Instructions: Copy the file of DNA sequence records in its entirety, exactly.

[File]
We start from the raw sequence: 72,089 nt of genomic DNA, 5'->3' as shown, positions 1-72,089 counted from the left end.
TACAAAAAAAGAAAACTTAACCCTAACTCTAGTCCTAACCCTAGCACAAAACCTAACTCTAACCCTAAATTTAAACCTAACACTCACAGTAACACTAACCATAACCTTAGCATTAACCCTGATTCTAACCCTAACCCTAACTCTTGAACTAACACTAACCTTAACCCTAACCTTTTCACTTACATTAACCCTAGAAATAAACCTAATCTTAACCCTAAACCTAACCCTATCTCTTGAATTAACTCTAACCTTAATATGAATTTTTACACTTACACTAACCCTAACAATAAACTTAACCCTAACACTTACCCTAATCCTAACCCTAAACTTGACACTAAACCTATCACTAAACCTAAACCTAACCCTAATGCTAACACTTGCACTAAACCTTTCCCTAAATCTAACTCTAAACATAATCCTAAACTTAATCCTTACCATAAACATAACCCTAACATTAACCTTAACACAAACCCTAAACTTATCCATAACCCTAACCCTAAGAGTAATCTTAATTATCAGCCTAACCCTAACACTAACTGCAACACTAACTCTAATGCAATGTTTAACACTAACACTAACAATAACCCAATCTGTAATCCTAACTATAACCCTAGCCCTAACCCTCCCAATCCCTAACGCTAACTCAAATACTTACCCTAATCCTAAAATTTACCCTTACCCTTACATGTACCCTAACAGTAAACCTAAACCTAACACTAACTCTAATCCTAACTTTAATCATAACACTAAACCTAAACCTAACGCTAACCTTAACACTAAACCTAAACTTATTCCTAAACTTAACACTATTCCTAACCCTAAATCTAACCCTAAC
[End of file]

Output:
We start from the raw sequence: 72,089 nt of genomic DNA, 5'->3' as shown, positions 1-72,089 counted from the left end.
TACAAAAAAAGAAAACTTAACCCTAACTCTAGTCCTAACCCTAGCACAAAACCTAACTCTAACCCTAAATTTAAACCTAACACTCACAGTAACACTAACCATAACCTTAGCATTAACCCTGATTCTAACCCTAACCCTAACTCTTGAACTAACACTAACCTTAACCCTAACCTTTTCACTTACATTAACCCTAGAAATAAACCTAATCTTAACCCTAAACCTAACCCTATCTCTTGAATTAACTCTAACCTTAATATGAATTTTTACACTTACACTAACCCTAACAATAAACTTAACCCTAACACTTACCCTAATCCTAACCCTAAACTTGACACTAAACCTATCACTAAACCTAAACCTAACCCTAATGCTAACACTTGCACTAAACCTTTCCCTAAATCTAACTCTAAACATAATCCTAAACTTAATCCTTACCATAAACATAACCCTAACATTAACCTTAACACAAACCCTAAACTTATCCATAACCCTAACCCTAAGAGTAATCTTAATTATCAGCCTAACCCTAACACTAACTGCAACACTAACTCTAATGCAATGTTTAACACTAACACTAACAATAACCCAATCTGTAATCCTAACTATAACCCTAGCCCTAACCCTCCCAATCCCTAACGCTAACTCAAATACTTACCCTAATCCTAAAATTTACCCTTACCCTTACATGTACCCTAACAGTAAACCTAAACCTAACACTAACTCTAATCCTAACTTTAATCATAACACTAAACCTAAACCTAACGCTAACCTTAACACTAAACCTAAACTTATTCCTAAACTTAACACTATTCCTAACCCTAAATCTAACCCTAAC